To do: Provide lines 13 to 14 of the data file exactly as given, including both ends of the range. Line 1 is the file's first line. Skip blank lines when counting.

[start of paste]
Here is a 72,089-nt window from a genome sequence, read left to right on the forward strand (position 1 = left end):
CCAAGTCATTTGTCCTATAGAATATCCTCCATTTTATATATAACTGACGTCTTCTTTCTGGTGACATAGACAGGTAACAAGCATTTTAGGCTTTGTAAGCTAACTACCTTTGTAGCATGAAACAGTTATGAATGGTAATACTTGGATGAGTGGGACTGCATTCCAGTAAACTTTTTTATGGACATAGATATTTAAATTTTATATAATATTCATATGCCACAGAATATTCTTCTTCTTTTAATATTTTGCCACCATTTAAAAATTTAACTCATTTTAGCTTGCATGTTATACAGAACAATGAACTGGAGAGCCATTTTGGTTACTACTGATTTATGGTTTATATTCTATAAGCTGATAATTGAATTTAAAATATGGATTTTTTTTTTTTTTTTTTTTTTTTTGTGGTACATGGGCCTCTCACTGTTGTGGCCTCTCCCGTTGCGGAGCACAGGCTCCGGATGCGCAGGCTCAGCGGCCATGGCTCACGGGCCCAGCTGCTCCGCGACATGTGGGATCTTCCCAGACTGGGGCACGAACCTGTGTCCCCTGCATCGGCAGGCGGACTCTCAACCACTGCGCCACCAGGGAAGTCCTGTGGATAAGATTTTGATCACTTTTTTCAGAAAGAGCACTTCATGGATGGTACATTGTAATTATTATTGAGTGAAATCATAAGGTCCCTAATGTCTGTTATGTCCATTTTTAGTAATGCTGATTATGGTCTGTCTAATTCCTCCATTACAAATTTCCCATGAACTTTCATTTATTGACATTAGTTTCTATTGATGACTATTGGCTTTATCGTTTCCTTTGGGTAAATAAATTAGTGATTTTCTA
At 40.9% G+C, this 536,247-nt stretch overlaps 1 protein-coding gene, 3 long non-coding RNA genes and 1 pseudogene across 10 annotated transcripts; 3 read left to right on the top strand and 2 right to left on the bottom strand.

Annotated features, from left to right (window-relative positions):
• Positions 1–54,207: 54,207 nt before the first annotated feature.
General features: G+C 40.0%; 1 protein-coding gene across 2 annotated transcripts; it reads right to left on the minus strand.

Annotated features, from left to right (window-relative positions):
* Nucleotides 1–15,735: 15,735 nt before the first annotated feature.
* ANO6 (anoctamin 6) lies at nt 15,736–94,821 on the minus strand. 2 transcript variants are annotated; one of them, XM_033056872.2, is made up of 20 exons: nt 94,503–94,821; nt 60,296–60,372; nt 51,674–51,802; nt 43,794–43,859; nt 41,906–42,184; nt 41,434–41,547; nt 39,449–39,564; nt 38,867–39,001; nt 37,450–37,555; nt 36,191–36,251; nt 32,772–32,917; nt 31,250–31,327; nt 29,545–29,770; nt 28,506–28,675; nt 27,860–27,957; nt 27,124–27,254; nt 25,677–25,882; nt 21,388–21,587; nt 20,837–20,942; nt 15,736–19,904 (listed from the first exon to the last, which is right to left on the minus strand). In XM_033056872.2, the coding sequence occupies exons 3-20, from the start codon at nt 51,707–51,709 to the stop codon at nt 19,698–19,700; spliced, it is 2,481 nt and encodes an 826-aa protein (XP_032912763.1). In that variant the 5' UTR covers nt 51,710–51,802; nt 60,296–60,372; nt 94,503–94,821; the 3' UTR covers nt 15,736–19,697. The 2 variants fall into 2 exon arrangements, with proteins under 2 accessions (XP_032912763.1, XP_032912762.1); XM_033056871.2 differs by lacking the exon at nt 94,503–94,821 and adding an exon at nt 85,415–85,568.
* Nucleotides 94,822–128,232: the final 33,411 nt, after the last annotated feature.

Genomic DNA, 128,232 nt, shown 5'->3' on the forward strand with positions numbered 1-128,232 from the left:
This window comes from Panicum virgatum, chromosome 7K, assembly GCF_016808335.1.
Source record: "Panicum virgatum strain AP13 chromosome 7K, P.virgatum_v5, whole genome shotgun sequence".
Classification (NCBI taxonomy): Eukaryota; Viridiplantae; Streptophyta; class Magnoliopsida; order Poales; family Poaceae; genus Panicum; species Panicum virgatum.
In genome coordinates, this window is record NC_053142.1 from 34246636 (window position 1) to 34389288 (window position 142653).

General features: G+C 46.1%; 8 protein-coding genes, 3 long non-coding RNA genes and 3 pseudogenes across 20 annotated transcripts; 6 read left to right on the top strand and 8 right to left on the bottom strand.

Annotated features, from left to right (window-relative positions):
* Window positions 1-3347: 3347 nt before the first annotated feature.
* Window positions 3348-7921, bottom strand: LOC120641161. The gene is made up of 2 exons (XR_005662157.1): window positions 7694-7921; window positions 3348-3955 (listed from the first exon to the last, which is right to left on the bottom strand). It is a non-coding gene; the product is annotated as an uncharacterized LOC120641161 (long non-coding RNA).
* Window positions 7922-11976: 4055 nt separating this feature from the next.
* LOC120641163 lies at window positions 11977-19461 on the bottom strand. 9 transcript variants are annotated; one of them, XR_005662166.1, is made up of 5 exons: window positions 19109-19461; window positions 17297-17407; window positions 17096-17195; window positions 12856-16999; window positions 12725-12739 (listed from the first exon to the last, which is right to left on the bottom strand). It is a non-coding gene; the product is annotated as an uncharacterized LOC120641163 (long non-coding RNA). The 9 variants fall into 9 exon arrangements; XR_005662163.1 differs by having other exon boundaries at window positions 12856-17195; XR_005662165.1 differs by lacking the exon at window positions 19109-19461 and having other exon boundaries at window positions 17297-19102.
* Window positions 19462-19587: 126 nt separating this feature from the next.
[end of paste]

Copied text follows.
Source record: "Panicum virgatum strain AP13 chromosome 7K, P.virgatum_v5, whole genome shotgun sequence".
Classification (NCBI taxonomy): Eukaryota; Viridiplantae; Streptophyta; class Magnoliopsida; order Poales; family Poaceae; genus Panicum; species Panicum virgatum.